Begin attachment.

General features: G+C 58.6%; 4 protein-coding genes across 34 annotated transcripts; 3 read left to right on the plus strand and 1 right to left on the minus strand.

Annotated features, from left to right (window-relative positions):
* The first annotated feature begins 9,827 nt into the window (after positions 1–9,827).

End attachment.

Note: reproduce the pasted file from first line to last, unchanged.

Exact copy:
General features: G+C 58.6%; 4 protein-coding genes across 34 annotated transcripts; 3 read left to right on the plus strand and 1 right to left on the minus strand.

Annotated features, from left to right (window-relative positions):
* The first annotated feature begins 9,827 nt into the window (after positions 1–9,827).